Here's Why We Like Being Scared

Why do we love roller coasters, even though they can make our stomachs feel like they've dropped entirely out of our bodies? Why do we voluntarily visit haunted houses, where actors dressed in grotesque costumes lurk behind every corner and wait to jump out and make us scream? Why do we insist upon watching horror movies that leave us huddled beneath the covers on the couch?

In short: Because it's fun.

According to a new TED-Ed video from educator Margee Kerr, "Fear has a bad wrap, but it's not all bad." Our bodies respond to fear with the basic physiological reaction of fight or flight and release chemicals that help protect us by boosting energy, protecting us from feeling pain, and shutting down non-essential systems, like pesky critical thought.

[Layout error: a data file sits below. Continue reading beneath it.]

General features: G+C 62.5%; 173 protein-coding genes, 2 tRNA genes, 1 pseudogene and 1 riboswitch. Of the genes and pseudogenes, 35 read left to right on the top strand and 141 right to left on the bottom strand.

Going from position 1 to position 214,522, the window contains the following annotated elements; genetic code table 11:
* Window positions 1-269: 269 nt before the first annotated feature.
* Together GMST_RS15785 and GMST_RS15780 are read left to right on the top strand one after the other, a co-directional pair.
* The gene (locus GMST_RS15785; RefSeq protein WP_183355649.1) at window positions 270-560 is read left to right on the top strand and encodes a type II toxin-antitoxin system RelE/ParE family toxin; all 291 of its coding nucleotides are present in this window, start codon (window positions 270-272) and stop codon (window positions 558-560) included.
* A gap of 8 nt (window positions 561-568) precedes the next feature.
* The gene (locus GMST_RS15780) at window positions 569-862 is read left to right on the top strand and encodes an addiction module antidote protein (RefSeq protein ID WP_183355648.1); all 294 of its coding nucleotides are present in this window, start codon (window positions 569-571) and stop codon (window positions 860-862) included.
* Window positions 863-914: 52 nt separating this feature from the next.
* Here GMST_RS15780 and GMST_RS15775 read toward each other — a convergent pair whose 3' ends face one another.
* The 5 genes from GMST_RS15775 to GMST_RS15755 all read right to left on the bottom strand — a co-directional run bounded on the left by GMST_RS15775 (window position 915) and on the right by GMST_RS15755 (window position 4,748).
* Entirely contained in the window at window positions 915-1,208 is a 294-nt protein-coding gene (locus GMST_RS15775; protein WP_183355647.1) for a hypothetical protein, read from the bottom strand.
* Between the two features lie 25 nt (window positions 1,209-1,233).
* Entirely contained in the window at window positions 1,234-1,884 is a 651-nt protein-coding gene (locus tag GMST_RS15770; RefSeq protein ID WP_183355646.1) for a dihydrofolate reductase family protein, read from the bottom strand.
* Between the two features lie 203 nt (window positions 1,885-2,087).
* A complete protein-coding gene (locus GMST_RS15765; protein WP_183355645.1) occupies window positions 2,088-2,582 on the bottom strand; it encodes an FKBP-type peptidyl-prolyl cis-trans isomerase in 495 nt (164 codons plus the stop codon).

When we're in real danger, these physiological responses are necessary for our survival. But when we're not in any danger, like when we are merely riding a roller coaster for the fifth time in a row, our bodies are free to stop focusing on survival and start focusing on a little thing Kerr describes as "the natural high of being scared."

So, sign us up. We'll take our natural highs wherever we can find them, thank you very much.

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